Right now, the two protocols figuring most visibly in the wireless arena - WAP and VoiceXML - don't provide hooks to each other. Still, that's likely to change, and it's a good thing, too, because multi-modal seems like a nearly no-brainer way to make mobile applications a lot more appealing to mobile consumers. In this article, we take a look both at what WAP and VoiceXML don't do right now, how they're likely to learn how to live happily with each other, and at how at least one savvy vendor is already working to deliver some pretty sexy near-convergence scenarios.

Equally Oblivious

Why is it that WAP can't handle phone calls better, given that it's whole raison d'etre is to make a cell phone more usable? The most obvious answer is that it's a young standard, still in transition (an obvious fact that plenty of critics have been far too quick to overlook when dishing out anti-WAP broadsides). As things stand, WAP conveys its "web pages" to mobile handsets using WML (wireless markup language). We took a close look at this markup standard back in June of last year (Mobile CT: The Call of the Wireless Web), but the salient point here is that the only thing the current rendition of WAP knows how to do with regard to voice calls is to initiate them. A user can make a menu selection from a WML page (or card, in WAP parlance) and a special, built-in telephony interface (on a WML card, access to this interface is simply via a URL that begins with "wtai://" rather than "html://") drops the current WAP phone call and dials up the new number.

Although this process is appealingly simple from the WAP developer's point of view, it's pretty unworkable as soon as you entertain any kind of multi-modal scenario. First, if the user merely wants to have the next part of a menu selection process handled by voice (via VoiceXML) rather than via on-screen menu, the wait from menu selection to voice prompt is going to be unbearably long. That's because you aren't just switching gears back at the server - you're actually hanging up the call, then dialing up a new number and waiting for the call to be picked up by the telephony board on the VoiceXML server. Wireless call completion, to be perfectly blunt, takes forever.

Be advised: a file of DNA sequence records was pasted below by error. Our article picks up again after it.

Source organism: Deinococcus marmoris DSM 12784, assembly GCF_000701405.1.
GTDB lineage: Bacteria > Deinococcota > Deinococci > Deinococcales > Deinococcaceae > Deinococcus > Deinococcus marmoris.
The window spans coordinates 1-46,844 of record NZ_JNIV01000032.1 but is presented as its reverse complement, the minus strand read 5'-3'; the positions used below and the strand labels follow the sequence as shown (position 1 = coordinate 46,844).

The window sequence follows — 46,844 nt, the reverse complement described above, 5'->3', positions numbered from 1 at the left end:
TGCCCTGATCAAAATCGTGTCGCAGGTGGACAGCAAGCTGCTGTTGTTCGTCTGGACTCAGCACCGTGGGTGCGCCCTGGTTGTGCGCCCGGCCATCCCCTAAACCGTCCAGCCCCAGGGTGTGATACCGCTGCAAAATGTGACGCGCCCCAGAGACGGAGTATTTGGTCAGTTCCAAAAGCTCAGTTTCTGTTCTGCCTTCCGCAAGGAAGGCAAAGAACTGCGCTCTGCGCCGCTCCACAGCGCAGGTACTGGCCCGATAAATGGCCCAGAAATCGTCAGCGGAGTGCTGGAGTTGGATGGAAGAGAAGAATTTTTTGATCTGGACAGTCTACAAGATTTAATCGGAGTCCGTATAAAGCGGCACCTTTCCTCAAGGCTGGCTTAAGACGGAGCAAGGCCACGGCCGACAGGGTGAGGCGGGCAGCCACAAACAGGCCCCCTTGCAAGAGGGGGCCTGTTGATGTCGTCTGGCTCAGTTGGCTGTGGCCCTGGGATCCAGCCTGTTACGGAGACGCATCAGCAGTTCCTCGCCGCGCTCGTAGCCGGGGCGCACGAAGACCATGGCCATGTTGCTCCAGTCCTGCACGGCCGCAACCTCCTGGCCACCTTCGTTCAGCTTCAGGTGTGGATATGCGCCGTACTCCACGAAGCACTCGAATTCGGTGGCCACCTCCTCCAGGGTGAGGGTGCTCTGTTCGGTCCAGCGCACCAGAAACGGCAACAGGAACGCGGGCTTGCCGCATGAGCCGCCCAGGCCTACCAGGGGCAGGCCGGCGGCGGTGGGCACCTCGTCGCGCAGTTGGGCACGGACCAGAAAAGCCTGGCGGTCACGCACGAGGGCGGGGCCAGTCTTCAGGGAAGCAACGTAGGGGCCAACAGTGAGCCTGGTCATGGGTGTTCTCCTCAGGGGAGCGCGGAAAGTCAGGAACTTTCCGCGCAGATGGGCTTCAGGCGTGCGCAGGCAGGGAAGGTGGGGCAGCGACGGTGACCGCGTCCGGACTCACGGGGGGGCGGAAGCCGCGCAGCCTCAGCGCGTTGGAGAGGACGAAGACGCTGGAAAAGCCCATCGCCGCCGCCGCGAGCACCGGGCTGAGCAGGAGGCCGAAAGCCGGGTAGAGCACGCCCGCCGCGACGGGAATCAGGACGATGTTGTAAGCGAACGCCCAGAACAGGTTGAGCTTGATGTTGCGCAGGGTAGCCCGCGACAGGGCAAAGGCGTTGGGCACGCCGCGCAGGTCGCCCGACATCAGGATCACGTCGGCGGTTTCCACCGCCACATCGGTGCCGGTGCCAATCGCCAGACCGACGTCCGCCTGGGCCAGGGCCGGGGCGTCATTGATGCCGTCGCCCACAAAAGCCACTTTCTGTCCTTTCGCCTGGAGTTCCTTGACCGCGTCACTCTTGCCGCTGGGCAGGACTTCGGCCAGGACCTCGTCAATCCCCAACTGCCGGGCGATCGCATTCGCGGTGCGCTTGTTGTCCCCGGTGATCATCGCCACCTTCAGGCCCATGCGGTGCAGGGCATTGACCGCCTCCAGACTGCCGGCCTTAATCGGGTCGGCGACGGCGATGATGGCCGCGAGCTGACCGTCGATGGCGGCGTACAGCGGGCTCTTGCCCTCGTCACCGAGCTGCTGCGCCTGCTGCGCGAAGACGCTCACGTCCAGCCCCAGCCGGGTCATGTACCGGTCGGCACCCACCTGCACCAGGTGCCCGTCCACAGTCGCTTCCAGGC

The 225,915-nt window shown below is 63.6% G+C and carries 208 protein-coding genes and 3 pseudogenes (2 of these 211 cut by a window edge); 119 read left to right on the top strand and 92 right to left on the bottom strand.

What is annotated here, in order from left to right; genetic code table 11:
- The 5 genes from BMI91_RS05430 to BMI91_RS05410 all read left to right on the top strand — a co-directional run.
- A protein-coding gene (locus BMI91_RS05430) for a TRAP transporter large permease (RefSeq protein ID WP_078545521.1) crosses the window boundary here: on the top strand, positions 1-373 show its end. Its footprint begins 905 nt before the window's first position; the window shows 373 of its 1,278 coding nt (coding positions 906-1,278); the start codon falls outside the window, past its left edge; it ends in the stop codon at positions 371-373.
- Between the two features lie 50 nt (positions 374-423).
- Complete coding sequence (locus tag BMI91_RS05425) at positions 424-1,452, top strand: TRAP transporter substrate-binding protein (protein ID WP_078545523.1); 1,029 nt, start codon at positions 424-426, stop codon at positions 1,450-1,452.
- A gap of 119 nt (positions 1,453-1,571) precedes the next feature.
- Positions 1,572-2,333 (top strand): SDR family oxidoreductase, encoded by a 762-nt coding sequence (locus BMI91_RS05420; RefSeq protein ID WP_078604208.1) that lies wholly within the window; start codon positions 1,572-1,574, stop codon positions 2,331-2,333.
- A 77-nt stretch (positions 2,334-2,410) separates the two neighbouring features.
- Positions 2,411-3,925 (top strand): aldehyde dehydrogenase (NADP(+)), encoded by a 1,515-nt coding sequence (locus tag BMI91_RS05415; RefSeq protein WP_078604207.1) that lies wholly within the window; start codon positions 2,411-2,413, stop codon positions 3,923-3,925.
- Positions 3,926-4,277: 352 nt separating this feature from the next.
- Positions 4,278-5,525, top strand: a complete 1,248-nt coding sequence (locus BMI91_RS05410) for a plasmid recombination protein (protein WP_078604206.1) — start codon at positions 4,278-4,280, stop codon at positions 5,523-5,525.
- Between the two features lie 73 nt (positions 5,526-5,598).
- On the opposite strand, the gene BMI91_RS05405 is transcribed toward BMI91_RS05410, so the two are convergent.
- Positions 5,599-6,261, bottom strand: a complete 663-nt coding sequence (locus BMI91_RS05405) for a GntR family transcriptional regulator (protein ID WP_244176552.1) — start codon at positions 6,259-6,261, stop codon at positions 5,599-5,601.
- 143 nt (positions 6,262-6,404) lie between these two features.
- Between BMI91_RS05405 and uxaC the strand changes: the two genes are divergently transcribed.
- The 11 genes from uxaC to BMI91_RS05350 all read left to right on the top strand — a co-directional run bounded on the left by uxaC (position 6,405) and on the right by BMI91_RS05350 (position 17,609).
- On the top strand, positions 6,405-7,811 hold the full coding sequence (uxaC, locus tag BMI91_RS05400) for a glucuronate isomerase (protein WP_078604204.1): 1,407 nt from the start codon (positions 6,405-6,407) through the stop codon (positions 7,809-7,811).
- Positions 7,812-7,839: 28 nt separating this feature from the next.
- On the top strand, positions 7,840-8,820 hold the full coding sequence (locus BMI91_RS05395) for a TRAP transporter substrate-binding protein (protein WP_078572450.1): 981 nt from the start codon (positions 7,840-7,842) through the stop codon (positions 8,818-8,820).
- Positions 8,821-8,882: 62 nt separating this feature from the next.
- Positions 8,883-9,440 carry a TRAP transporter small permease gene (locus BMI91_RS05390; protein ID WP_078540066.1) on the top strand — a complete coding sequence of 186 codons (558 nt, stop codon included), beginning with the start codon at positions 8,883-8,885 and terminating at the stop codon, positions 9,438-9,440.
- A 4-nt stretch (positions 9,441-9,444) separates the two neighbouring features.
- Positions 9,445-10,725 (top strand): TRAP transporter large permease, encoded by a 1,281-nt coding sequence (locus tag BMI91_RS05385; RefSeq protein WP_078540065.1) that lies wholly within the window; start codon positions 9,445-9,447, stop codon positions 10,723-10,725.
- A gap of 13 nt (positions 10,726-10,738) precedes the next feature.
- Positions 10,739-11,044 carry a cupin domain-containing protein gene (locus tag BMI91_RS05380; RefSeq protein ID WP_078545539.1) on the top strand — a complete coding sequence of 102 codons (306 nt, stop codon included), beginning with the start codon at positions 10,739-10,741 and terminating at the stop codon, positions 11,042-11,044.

On the more hopeful side, there's nothing about WAP that says a WAP session has to be transported via circuit-based connection. It's just that circuit-switched data connections are the standard equipment for the majority of wireless carriers right now. Look a little into the future, and the need to tie up a circuit to transfer data drops out of the picture. In either a CDPD (cellular digital packet data) or a CDMA (code division multiple access) network, the WAP interface enjoys an "always on" status (or the appearance of one - the realities of battery power dictate something closer to waiting in a sleep mode between user sessions, but the point here is that you don't have to wait for the call to go through). In general, though, in most of the U.S. today, when a phone needs to be used for voice, any WAP session in process closes and the user has a good half minute or so to wait before anything else happens.

Furthermore, when the WAP session terminates, the context of the current WML deck (that is, series of related cards/pages) is lost. Next time the user invokes the WAP browser, they'll start at their home deck.

It's irksome to lose the context of a session for a couple of reasons. First, navigating through a WAP application is slow - you've only got a few lines of options, of which only three or four are going to show onscreen at any given moment. Nor does a typical handset display have the space for much in the way of navigational aids. Once a user's gone into a process more than a couple of WAP cards' worth, they may well not remember just how they got there.

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Contact DSC today. to learn more about our IVR services and IVR application development software.